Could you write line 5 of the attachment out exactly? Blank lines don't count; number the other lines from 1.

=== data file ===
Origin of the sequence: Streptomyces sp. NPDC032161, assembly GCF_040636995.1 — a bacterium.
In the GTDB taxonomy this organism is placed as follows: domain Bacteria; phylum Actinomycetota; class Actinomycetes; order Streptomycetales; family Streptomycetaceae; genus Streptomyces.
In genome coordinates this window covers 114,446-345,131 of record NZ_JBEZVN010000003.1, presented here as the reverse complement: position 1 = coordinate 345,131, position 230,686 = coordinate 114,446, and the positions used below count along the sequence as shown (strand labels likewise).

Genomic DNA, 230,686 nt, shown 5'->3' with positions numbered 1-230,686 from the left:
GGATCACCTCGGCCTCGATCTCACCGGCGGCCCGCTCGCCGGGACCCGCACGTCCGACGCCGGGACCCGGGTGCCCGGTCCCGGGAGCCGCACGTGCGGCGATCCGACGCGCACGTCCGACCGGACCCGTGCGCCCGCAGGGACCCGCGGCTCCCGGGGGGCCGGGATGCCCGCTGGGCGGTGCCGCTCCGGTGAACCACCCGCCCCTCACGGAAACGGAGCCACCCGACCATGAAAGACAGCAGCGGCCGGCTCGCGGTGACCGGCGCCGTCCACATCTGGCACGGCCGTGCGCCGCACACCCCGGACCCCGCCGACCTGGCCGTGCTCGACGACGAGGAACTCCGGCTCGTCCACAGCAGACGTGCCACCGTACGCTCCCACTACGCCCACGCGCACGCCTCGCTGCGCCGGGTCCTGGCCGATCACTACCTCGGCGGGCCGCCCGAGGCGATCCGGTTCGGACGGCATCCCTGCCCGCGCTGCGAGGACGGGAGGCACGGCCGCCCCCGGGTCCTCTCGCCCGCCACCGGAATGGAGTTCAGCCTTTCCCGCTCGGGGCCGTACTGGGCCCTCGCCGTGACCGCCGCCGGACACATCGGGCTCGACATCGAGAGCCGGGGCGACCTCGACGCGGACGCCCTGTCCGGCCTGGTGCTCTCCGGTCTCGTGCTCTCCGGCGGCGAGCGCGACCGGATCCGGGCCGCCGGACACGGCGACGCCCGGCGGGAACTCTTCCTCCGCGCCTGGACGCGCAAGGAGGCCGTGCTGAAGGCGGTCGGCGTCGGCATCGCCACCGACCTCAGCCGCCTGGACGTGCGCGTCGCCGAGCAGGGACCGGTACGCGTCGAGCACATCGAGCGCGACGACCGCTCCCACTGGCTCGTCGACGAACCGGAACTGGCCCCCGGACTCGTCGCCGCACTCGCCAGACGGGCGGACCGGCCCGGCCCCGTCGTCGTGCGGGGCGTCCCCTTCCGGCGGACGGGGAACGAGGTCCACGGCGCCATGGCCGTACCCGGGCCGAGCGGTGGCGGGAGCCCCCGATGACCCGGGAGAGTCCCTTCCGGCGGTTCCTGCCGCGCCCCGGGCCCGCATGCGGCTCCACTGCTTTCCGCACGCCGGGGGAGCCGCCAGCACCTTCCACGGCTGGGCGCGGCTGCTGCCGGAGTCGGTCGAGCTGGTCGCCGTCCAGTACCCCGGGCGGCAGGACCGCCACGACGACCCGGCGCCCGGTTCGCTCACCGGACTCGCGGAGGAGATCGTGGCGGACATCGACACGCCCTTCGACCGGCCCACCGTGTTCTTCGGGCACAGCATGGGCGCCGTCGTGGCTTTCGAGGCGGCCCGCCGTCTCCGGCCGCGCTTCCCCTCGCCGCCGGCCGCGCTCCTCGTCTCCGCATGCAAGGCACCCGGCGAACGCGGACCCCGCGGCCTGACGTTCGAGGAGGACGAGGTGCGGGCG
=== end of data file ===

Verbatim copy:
GGATCACCTCGGCCTCGATCTCACCGGCGGCCCGCTCGCCGGGACCCGCACGTCCGACGCCGGGACCCGGGTGCCCGGTCCCGGGAGCCGCACGTGCGGCGATCCGACGCGCACGTCCGACCGGACCCGTGCGCCCGCAGGGACCCGCGGCTCCCGGGGGGCCGGGATGCCCGCTGGGCGGTGCCGCTCCGGTGAACCACCCGCCCCTCACGGAAACGGAGCCACCCGACCATGAAAGACAGCAGCGGCCGGCTCGCGGTGACCGGCGCCGTCCACATCTGGCACGGCCGTGCGCCGCACACCCCGGACCCCGCCGACCTGGCCGTGCTCGACGACGAGGAACTCCGGCTCGTCCACAGCAGACGTGCCACCGTACGCTCCCACTACGCCCACGCGCACGCCTCGCTGCGCCGGGTCCTGGCCGATCACTACCTCGGCGGGCCGCCCGAGGCGATCCGGTTCGGACGGCATCCCTGCCCGCGCTGCGAGGACGGGAGGCACGGCCGCCCCCGGGTCCTCTCGCCCGCCACCGGAATGGAGTTCAGCCTTTCCCGCTCGGGGCCGTACTGGGCCCTCGCCGTGACCGCCGCCGGACACATCGGGCTCGACATCGAGAGCCGGGGCGACCTCGACGCGGACGCCCTGTCCGGCCTGGTGCTCTCCGGTCTCGTGCTCTCCGGCGGCGAGCGCGACCGGATCCGGGCCGCCGGACACGGCGACGCCCGGCGGGAACTCTTCCTCCGCGCCTGGACGCGCAAGGAGGCCGTGCTGAAGGCGGTCGGCGTCGGCATCGCCACCGACCTCAGCCGCCTGGACGTGCGCGTCGCCGAGCAGGGACCGGTACGCGTCGAGCACATCGAGCGCGACGACCGCTCCCACTGGCTCGTCGACGAACCGGAACTGGCCCCCGGACTCGTCGCCGCACTCGCCAGACGGGCGGACCGGCCCGGCCCCGTCGTCGTGCGGGGCGTCCCCTTCCGGCGGACGGGGAACGAGGTCCACGGCGCCATGGCCGTACCCGGGCCGAGCGGTGGCGGGAGCCCCCGATGACCCGGGAGAGTCCCTTCCGGCGGTTCCTGCCGCGCCCCGGGCCCGCATGCGGCTCCACTGCTTTCCGCACGCCGGGGGAGCCGCCAGCACCTTCCACGGCTGGGCGCGGCTGCTGCCGGAGTCGGTCGAGCTGGTCGCCGTCCAGTACCCCGGGCGGCAGGACCGCCACGACGACCCGGCGCCCGGTTCGCTCACCGGACTCGCGGAGGAGATCGTGGCGGACATCGACACGCCCTTCGACCGGCCCACCGTGTTCTTCGGGCACAGCATGGGCGCCGTCGTGGCTTTCGAGGCGGCCCGCCGTCTCCGGCCGCGCTTCCCCTCGCCGCCGGCCGCGCTCCTCGTCTCCGCATGCAAGGCACCCGGCGAACGCGGACCCCGCGGCCTGACGTTCGAGGAGGACGAGGTGCGGGCG